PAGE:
There is certain scepticism about foraging amongst people who are not used to eating wild foods. We may wrongly assume the reason why supermarkets are not selling certain ingredients is because these are not worth eating and might despise them as famine foods.
Far from the truth, there are several reasons why some ingredients are not commercialised and many of those plants regarded as weeds are in fact high in nutritional value and taste great.
Commercial viability of wild foods
- Some of the best seasonal produce it’s just too fragile to survive the journey from farm to supermarket, like wild garlic or sorrel. Certain appreciated berries are so small and delicate that it’s not commercially viable to sell them at large scale, being the case of wild strawberries and bilberries.
- Some fruits are just too similar in appearance and flavour to those already sold in supermarkets. Their smaller size makes them difficult to compete with bigger cultivated varieties. Such is the case of plums and damsons or wild cherries against cultivated cherries.
- Farming viability is another problem to be faced. Mushrooms are notoriously unreliable to grow and it’s only possible to cultivate a reduced number of species, while some plants with edible seeds like Himalayan balsam are such invasive species in Britain that are not allowed to be propagated.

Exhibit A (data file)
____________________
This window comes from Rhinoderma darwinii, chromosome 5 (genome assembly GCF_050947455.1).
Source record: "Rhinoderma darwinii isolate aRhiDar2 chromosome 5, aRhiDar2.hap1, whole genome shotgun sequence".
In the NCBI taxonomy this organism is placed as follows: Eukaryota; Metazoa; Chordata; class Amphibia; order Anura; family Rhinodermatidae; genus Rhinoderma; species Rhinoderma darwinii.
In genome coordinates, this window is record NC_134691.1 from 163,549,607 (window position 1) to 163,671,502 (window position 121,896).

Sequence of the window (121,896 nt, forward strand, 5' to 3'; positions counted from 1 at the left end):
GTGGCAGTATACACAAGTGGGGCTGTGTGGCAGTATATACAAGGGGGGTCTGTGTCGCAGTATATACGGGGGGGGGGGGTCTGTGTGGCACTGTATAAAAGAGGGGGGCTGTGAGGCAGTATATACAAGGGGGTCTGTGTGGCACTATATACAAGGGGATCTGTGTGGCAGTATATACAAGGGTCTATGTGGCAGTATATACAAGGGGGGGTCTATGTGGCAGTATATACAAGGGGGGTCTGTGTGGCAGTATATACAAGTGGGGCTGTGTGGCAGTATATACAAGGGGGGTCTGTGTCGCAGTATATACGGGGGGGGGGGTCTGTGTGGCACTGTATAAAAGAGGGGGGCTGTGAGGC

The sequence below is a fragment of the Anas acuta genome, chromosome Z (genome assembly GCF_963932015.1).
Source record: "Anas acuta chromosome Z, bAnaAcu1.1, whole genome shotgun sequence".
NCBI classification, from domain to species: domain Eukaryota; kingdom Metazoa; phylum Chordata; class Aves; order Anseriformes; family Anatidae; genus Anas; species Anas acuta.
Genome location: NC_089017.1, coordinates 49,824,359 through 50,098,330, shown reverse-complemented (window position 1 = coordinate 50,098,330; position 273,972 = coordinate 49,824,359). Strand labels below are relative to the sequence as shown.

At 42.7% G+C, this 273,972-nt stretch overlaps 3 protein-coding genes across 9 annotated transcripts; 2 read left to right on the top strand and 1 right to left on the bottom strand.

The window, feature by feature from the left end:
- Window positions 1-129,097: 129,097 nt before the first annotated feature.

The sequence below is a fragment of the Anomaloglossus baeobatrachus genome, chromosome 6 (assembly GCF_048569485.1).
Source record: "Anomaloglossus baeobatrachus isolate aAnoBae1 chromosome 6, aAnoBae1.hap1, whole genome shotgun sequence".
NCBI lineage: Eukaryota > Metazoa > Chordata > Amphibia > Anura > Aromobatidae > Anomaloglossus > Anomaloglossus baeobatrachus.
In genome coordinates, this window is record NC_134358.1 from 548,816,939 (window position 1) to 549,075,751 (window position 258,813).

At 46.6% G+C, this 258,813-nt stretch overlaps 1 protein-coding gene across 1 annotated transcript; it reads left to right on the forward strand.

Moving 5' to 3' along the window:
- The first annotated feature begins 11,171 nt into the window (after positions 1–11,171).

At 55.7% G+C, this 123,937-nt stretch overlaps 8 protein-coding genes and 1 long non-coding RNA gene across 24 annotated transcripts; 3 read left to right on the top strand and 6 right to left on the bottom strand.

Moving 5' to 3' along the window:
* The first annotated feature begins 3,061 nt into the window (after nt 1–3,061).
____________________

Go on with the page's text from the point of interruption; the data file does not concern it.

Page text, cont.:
- Some ingredients are difficult to manage because are covered in spines or sting, like the humble yet nutritive nettle. Other crops like acorns require such prolonged preparation that they are not favoured in our busy lives anymore.
- Tastes may differ between cultures; many abundant wild herbs are naturally bitter, which is not always favoured, although coffee is still widely appreciated. Other cultures are historically prone to bitter flavours, like Italians, whose can’t get enough of chicory while sour cherries are quite favoured in Middle Eastern cuisine.
That’s the reason why food in rural communities has always been humble and nutritive. They have been using natural ingredients growing in the same landscape they inhabit for generations, because it was the most accessible food known before the arrival of the supermarket.